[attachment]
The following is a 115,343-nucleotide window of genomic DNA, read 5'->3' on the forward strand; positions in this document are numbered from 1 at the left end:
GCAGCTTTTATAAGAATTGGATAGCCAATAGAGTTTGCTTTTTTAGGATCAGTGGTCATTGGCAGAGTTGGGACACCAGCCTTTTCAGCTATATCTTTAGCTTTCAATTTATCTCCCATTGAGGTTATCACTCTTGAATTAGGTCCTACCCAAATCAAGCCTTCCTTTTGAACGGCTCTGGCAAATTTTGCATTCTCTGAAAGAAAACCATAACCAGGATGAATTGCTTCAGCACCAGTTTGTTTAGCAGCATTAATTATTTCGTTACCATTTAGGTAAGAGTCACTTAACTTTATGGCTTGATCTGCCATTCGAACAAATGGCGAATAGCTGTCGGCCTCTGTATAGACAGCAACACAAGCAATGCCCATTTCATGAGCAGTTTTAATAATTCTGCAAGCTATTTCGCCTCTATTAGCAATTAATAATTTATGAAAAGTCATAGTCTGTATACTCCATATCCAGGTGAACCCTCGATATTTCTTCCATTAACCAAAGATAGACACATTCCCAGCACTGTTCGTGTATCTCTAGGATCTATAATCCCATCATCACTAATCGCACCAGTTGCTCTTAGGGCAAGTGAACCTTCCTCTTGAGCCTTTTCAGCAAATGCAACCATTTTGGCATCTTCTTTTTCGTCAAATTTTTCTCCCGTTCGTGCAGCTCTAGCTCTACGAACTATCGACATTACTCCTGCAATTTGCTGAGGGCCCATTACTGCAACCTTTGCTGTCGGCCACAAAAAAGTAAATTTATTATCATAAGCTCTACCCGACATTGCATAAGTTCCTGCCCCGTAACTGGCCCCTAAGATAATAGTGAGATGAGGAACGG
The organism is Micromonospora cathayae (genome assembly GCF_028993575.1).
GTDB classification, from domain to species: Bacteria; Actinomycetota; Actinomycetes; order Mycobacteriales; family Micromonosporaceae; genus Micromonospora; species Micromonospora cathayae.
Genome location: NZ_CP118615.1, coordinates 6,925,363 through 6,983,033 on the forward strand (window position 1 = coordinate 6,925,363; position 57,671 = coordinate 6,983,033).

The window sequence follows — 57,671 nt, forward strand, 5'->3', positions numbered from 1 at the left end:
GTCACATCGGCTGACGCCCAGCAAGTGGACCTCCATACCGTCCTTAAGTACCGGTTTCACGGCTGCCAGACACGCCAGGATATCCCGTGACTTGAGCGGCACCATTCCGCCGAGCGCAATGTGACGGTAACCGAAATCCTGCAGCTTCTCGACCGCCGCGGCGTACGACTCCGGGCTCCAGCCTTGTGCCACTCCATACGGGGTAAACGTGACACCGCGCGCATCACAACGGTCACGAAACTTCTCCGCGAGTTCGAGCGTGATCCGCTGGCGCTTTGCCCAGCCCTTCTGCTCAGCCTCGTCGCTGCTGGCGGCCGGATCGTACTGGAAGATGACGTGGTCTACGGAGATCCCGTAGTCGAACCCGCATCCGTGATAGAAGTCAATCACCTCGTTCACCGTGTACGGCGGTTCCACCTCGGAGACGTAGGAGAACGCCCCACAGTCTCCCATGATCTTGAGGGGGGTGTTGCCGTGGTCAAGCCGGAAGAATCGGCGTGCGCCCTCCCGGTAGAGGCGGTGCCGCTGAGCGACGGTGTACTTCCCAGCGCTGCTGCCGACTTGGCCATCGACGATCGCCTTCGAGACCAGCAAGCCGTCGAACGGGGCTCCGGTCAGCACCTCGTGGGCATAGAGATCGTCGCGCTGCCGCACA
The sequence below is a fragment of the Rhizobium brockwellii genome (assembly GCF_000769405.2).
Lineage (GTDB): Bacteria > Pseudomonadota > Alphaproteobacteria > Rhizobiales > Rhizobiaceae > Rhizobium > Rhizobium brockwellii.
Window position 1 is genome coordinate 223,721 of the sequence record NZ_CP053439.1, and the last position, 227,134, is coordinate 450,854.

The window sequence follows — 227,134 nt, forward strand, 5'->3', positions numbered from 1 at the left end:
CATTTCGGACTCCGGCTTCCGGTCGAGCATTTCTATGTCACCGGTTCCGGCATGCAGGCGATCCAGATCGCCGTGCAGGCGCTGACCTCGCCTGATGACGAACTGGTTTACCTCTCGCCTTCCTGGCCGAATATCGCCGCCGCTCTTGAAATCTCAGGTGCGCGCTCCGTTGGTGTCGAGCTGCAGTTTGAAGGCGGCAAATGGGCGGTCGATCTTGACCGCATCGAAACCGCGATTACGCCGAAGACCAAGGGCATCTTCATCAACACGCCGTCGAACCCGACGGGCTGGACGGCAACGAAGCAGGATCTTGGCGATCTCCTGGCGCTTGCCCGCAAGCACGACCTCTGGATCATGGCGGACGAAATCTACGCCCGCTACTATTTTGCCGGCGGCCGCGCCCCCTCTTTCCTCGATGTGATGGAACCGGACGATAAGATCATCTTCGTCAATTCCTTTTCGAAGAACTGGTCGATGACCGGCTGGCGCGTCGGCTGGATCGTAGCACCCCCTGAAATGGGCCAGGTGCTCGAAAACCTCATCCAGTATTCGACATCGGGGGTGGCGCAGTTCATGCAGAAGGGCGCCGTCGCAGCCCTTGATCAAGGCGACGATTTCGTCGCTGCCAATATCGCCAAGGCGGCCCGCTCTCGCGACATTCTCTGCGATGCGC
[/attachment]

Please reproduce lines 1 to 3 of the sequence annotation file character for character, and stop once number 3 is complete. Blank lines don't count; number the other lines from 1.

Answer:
The following is a 115,343-nucleotide window of genomic DNA, read 5'->3' on the forward strand; positions in this document are numbered from 1 at the left end:
GCAGCTTTTATAAGAATTGGATAGCCAATAGAGTTTGCTTTTTTAGGATCAGTGGTCATTGGCAGAGTTGGGACACCAGCCTTTTCAGCTATATCTTTAGCTTTCAATTTATCTCCCATTGAGGTTATCACTCTTGAATTAGGTCCTACCCAAATCAAGCCTTCCTTTTGAACGGCTCTGGCAAATTTTGCATTCTCTGAAAGAAAACCATAACCAGGATGAATTGCTTCAGCACCAGTTTGTTTAGCAGCATTAATTATTTCGTTACCATTTAGGTAAGAGTCACTTAACTTTATGGCTTGATCTGCCATTCGAACAAATGGCGAATAGCTGTCGGCCTCTGTATAGACAGCAACACAAGCAATGCCCATTTCATGAGCAGTTTTAATAATTCTGCAAGCTATTTCGCCTCTATTAGCAATTAATAATTTATGAAAAGTCATAGTCTGTATACTCCATATCCAGGTGAACCCTCGATATTTCTTCCATTAACCAAAGATAGACACATTCCCAGCACTGTTCGTGTATCTCTAGGATCTATAATCCCATCATCACTAATCGCACCAGTTGCTCTTAGGGCAAGTGAACCTTCCTCTTGAGCCTTTTCAGCAAATGCAACCATTTTGGCATCTTCTTTTTCGTCAAATTTTTCTCCCGTTCGTGCAGCTCTAGCTCTACGAACTATCGACATTACTCCTGCAATTTGCTGAGGGCCCATTACTGCAACCTTTGCTGTCGGCCACAAAAAAGTAAATTTATTATCATAAGCTCTACCCGACATTGCATAAGTTCCTGCCCCGTAACTGGCCCCTAAGATAATAGTGAGATGAGGAACGG
The organism is Micromonospora cathayae (genome assembly GCF_028993575.1).